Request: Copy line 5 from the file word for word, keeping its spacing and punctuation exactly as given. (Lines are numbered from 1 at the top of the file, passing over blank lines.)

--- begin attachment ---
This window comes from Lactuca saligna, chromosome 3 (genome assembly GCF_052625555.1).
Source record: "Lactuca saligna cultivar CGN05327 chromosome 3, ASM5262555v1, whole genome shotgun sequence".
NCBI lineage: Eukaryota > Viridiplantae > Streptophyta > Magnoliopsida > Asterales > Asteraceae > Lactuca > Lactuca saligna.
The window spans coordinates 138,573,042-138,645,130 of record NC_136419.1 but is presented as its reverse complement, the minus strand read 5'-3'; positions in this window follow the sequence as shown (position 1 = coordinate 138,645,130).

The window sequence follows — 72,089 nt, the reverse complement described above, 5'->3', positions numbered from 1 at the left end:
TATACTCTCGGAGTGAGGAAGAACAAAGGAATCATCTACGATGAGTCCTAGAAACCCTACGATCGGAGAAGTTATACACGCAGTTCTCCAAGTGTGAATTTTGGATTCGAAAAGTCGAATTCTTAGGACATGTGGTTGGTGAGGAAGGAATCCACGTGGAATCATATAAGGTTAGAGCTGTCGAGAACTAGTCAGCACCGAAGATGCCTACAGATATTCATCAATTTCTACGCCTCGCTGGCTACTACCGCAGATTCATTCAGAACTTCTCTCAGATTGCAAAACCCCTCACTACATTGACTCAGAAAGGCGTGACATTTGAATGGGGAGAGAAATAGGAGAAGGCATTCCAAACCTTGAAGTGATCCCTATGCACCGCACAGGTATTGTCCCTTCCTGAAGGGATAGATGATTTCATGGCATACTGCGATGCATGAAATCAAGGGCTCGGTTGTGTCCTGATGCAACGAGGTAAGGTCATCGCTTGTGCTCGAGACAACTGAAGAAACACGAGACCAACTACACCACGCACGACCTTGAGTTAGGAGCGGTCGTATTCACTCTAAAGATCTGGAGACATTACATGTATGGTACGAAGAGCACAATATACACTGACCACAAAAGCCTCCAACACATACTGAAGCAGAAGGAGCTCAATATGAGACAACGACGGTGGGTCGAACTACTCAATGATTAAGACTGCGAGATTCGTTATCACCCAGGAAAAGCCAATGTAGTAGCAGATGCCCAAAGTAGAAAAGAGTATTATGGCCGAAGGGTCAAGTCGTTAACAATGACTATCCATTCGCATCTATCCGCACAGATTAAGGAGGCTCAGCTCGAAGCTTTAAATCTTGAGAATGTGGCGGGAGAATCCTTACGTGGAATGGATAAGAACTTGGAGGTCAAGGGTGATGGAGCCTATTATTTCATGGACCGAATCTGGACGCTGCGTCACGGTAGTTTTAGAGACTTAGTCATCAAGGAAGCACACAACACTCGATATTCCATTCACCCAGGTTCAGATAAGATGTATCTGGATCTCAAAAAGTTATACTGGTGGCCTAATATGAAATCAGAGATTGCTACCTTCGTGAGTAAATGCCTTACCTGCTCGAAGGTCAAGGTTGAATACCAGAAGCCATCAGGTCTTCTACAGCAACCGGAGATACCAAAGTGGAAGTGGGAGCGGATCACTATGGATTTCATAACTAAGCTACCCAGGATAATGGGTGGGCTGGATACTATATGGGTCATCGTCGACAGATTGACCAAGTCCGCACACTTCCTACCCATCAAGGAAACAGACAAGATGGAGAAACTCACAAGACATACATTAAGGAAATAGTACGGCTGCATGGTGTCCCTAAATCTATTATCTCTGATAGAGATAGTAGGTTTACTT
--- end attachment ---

The window sequence follows — 72,089 nt, the reverse complement described above, 5'->3', positions numbered from 1 at the left end: